"For sundry Colonial services, including certain Grants-in-Aid."
Is that your precedent? Is that the way the House of Commons was deceived? The next is for a Grant-in-Aid of the revenues of Cyprus. I really do not think, when you are dealing with half a million of money, it ought to be a case of blind man's buff or hide and seek. When you are giving money away the public should know it is being given away. You should give it in the way of a Statute, as you did last year. It is not merely that your £80,000 has become £580,000, or that you withdraw the amount from the control of the Comptroller and Auditor-General. This is what you state:—These sums will be advanced by way of loan to the Governments of the British East Africa Protectorate and Uganda, and will be repaid with interest at the rate of 3½ per cent, per annum.After all, a precedent should be a precedent. You refer me to the year 1891 for a precedent equivalent to that. I say, there is no precedent. The right hon. Gentleman, if he likes I presume, could, while I am on my legs, refer me to the part of the Statute which he says contains a corresponding proposal. I maintain the only chance this House has when these moneys are being given away in this lavish fashion is to insist on regular procedure. We are refused by the Colonial Office any single scrap of paper to show when the right hon. Gentleman made his estimate or when the amount was withdrawn from the Comptroller and Auditor-General's office. I know in these cases one's voice is only "a voice crying in the wilderness." The general body of the House is only too delighted to get money voted for these Colonies. They always forget their constituents have to pay for them. I suppose we shall have a single tax to pay for this. It is only by calling the attention of the public to the way moneys are voted, that anything like adequate public opinion can be stirred. The right hon. Gentleman said the Home Secretary the other night dealt with the point as to why this was done by estimate. The Home Secretary, I respectfully say, gave no answer on the point. The answer which the right hon. Gentleman suggests is the very reason against this being done. He says the Home Secretary said they were unable 1719 to proceed by the Finance Bill, because at that time the Government had not made up its mind. That is the very reason why Parliament should not give the Government money. They should not give the Government money until the Government has made up its mind. You have no business to come to the House for money until you have made up your mind.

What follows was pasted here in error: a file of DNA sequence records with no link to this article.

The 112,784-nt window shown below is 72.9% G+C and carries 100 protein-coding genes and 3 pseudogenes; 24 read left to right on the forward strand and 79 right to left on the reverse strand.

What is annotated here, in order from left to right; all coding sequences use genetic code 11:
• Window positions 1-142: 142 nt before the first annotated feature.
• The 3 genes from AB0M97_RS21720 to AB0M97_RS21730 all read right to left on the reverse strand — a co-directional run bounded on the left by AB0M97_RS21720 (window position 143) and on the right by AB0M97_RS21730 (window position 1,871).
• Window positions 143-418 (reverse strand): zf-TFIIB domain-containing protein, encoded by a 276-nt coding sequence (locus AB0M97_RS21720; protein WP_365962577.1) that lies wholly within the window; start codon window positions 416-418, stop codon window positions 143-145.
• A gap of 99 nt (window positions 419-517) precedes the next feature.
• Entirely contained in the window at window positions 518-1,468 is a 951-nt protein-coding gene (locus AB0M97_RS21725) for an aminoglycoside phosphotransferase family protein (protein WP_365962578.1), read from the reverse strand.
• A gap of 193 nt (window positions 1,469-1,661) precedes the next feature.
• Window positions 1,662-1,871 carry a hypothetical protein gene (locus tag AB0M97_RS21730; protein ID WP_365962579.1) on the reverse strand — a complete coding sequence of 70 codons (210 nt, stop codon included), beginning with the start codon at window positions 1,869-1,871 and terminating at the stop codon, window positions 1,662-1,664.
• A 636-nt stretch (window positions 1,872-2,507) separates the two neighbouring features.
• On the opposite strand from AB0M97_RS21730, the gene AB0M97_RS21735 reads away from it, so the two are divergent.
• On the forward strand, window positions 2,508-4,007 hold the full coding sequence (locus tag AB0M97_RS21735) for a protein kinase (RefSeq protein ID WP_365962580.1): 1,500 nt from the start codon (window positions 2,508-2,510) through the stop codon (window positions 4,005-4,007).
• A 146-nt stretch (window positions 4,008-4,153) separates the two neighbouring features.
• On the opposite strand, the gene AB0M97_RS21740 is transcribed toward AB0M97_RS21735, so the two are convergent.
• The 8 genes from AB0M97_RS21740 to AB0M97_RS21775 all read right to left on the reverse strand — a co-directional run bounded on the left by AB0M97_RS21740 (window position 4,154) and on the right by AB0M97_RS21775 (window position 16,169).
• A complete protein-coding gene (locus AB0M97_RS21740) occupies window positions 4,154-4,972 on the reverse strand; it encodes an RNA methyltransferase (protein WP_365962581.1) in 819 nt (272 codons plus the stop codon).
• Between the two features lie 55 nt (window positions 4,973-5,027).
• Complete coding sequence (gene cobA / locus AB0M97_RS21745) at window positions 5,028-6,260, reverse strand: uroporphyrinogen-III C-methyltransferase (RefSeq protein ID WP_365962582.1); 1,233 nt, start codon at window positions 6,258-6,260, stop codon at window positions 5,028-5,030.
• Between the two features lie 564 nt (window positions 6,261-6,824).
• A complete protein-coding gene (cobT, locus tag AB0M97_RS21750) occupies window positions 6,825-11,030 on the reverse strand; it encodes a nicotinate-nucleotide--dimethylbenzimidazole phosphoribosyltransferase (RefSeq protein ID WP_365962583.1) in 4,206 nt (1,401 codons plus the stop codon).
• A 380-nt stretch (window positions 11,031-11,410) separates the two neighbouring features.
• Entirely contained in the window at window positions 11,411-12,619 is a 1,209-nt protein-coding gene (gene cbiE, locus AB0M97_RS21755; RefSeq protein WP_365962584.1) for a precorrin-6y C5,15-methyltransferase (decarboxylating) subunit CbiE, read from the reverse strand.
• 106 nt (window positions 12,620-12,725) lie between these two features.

§ Mr. MASTERMAN
I did not say the Government had not made up its mind. I said there were unforeseen contingencies, which made it impossible at that time to arrive at the actual figures.
§ Mr. T. M. HEALY
I do not know what is the unforeseen contingency; the contingency ought to have been foreseen. Undoubtedly, when you began, you only intended to demand £80,000. I maintain the entire course of procedure with regard to this thing is wrong. The right hon. Gentleman thinks, if you have in mind a stump on which you can graft a proposal, that regularises it. In other words, he thinks if you have a proposal of £80,000 for Colonial services you can make it £8,000,000 in a Supplemental Estimate. I deny that altogether. Could you, if you had a Vote of say £1,000,000 for England, Scotland, or Ireland, add £999,000,000 on to it, and say you have got the stump on which to make the Grant? That is the position of the right hon. Gentleman. Because there was in the Estimates an item of £80,000 he thinks you can by a jump make it £580,000. We are going, said the right hon. Gentleman, to provide a new steamer on Victoria Lake. How can that come under the head of a Supplemental Estimated? That is a new charge. Let me give the Government a shorter plan. Instead of having all these Estimates, let them put down some day "British Empire 5s.," and then have a Supplemental Estimate £150,000,000, and put that down on the night of the guillotine.
§ Sir F. BANBURY
I did expect the right hon. Gentleman the Financial Secretary to the Treasury would answer the hon. and learned Gentleman. He thinks discretion is the better part of valour, and that is the reason he remains silent.
§ Mr. MASTERMAN
Every word the hon. and learned Gentleman has said he said in his first speech, and every word I answered in the reply I made to the best of my ability. I could go at great length 1720 into the precedent he has challenged, and show him how entirely wrong he is on that point, but I do not think it worth while taking up the time of the Committee.